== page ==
When a committed marriage runs its course, and the two parties responsible have amassed an estate of significant worth, should the ‘Duxbury paradox‘ find just approval, or will the virtue of equality prevail?
After spending over three decades together as husband and wife, business partners and parents, the cross-appellants not only invested exorbitant amounts of money into a ‘clean break’ divorce, they also wound up fighting over percentages and losing sight of the objective first presented to the courts.
Having contributed roughly equal amounts of time and capital into a successful farming business, it was felt by the wife that she needed to end the marriage and strike out alone in a similar field.
While on paper the division of assets appeared straightforward, there were anomalies in the form of individual benefit to inheritance by the husband through valuable farming estate, and his decision to continue operating the business as opposed to liquidation.
During the original hearing, the judgment passed disproportionately in favour of the husband, leaving the wife with less than one-fifth of the estate value; which was calculated through the application of the Duxbury fund principle, as first described in Duxbury v Duxbury.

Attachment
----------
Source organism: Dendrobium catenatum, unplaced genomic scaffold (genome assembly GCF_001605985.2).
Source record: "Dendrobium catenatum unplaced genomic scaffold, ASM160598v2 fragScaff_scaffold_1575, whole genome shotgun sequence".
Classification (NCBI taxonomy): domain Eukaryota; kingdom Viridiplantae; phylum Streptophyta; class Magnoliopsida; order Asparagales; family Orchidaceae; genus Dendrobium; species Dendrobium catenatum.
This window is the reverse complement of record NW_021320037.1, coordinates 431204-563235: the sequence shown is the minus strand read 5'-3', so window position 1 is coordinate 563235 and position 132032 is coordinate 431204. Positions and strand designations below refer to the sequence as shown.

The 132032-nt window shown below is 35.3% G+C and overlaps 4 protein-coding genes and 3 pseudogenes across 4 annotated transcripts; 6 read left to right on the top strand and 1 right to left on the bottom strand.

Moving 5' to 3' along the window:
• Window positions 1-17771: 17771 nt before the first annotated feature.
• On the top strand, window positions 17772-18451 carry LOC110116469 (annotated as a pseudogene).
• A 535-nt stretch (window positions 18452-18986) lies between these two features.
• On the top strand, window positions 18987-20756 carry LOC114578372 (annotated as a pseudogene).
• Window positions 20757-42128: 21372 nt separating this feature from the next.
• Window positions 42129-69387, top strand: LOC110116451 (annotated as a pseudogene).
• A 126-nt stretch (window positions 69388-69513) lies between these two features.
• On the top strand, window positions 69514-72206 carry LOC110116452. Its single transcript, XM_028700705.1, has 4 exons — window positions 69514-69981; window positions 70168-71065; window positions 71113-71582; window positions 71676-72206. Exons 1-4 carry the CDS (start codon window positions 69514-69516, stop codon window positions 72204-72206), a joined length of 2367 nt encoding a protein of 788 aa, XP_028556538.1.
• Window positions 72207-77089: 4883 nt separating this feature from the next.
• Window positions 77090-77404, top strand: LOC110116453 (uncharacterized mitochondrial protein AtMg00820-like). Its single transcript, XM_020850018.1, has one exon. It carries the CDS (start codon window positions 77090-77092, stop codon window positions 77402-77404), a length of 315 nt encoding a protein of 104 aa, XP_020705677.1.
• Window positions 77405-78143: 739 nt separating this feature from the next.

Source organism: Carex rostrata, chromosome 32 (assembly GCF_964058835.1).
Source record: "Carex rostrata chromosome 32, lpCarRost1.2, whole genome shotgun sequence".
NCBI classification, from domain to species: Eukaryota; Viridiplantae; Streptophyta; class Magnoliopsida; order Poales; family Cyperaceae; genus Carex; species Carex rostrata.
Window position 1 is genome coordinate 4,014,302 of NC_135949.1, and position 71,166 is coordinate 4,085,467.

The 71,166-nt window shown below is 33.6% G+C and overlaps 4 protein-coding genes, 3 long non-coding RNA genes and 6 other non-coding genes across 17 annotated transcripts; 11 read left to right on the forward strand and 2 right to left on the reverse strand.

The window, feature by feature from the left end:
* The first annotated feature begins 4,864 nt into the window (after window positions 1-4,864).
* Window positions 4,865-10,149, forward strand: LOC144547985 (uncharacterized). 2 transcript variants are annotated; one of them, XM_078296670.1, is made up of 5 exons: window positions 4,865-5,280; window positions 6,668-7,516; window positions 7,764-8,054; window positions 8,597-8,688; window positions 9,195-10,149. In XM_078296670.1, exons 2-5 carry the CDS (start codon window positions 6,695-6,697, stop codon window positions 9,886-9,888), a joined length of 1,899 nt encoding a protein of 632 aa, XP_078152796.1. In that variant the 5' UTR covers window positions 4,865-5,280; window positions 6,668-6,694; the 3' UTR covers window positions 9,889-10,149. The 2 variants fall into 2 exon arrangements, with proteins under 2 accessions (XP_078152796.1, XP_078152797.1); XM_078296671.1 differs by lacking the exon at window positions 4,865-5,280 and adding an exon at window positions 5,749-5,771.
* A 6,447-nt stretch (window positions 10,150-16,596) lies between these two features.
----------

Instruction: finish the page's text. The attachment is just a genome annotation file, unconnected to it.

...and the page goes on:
This antiquated approach to the approximation of financial assets is based upon the idea that in order to establish the requisite level of income for the wife in a divorce, the phrase ‘the longer the marriage and hence older the wife, the less the capital sum required for a ‘Duxbury Fund’ will suffice‘.
Following an unsurprisingly swift challenge, the Court of Appeal sensibly reconsidered the previous judgment, and increased her award to two-fifths of the estate on grounds of equality, and the principle that the increase in award had now provided sufficient funds (£1.5m) for the wife to start her new venture and have enough to live on without stress or discomfort.
Similarly, the remaining estate was healthy enough for the husband to continue working; albeit with short-term financial help from his extended family, while the court also reminded the parties that:
“[E]quality should be departed from only if, and to the extent that, there is good reasons for doing so.”